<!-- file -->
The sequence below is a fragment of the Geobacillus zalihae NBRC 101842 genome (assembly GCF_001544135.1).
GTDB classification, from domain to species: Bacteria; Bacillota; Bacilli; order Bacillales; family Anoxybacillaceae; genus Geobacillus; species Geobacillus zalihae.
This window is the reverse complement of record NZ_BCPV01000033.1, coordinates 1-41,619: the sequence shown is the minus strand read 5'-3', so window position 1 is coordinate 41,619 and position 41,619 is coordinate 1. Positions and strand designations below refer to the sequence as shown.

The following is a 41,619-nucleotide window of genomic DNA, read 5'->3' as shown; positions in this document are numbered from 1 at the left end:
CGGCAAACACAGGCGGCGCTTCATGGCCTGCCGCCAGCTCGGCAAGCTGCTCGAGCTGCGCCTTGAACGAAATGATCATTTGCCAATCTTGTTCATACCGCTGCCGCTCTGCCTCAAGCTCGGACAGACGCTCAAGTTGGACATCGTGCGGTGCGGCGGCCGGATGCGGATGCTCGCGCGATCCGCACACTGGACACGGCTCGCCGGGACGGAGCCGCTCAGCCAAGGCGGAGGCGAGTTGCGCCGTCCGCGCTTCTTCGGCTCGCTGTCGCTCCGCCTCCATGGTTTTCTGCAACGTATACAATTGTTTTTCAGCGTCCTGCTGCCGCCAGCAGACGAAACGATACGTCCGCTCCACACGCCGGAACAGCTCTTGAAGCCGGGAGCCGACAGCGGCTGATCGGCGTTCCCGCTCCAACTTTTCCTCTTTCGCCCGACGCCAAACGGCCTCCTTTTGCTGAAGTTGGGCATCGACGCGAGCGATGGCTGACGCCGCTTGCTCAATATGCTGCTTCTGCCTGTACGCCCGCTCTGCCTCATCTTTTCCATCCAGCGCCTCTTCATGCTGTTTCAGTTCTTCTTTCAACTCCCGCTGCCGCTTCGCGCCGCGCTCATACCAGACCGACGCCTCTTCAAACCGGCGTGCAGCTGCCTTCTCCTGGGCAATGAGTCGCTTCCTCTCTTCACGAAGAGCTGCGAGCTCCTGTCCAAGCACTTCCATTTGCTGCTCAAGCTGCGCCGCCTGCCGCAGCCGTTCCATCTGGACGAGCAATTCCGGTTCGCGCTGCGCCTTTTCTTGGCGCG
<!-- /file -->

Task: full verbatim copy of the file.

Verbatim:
The sequence below is a fragment of the Geobacillus zalihae NBRC 101842 genome (assembly GCF_001544135.1).
GTDB classification, from domain to species: Bacteria; Bacillota; Bacilli; order Bacillales; family Anoxybacillaceae; genus Geobacillus; species Geobacillus zalihae.
This window is the reverse complement of record NZ_BCPV01000033.1, coordinates 1-41,619: the sequence shown is the minus strand read 5'-3', so window position 1 is coordinate 41,619 and position 41,619 is coordinate 1. Positions and strand designations below refer to the sequence as shown.

The following is a 41,619-nucleotide window of genomic DNA, read 5'->3' as shown; positions in this document are numbered from 1 at the left end:
CGGCAAACACAGGCGGCGCTTCATGGCCTGCCGCCAGCTCGGCAAGCTGCTCGAGCTGCGCCTTGAACGAAATGATCATTTGCCAATCTTGTTCATACCGCTGCCGCTCTGCCTCAAGCTCGGACAGACGCTCAAGTTGGACATCGTGCGGTGCGGCGGCCGGATGCGGATGCTCGCGCGATCCGCACACTGGACACGGCTCGCCGGGACGGAGCCGCTCAGCCAAGGCGGAGGCGAGTTGCGCCGTCCGCGCTTCTTCGGCTCGCTGTCGCTCCGCCTCCATGGTTTTCTGCAACGTATACAATTGTTTTTCAGCGTCCTGCTGCCGCCAGCAGACGAAACGATACGTCCGCTCCACACGCCGGAACAGCTCTTGAAGCCGGGAGCCGACAGCGGCTGATCGGCGTTCCCGCTCCAACTTTTCCTCTTTCGCCCGACGCCAAACGGCCTCCTTTTGCTGAAGTTGGGCATCGACGCGAGCGATGGCTGACGCCGCTTGCTCAATATGCTGCTTCTGCCTGTACGCCCGCTCTGCCTCATCTTTTCCATCCAGCGCCTCTTCATGCTGTTTCAGTTCTTCTTTCAACTCCCGCTGCCGCTTCGCGCCGCGCTCATACCAGACCGACGCCTCTTCAAACCGGCGTGCAGCTGCCTTCTCCTGGGCAATGAGTCGCTTCCTCTCTTCACGAAGAGCTGCGAGCTCCTGTCCAAGCACTTCCATTTGCTGCTCAAGCTGCGCCGCCTGCCGCAGCCGTTCCATCTGGACGAGCAATTCCGGTTCGCGCTGCGCCTTTTCTTGGCGCG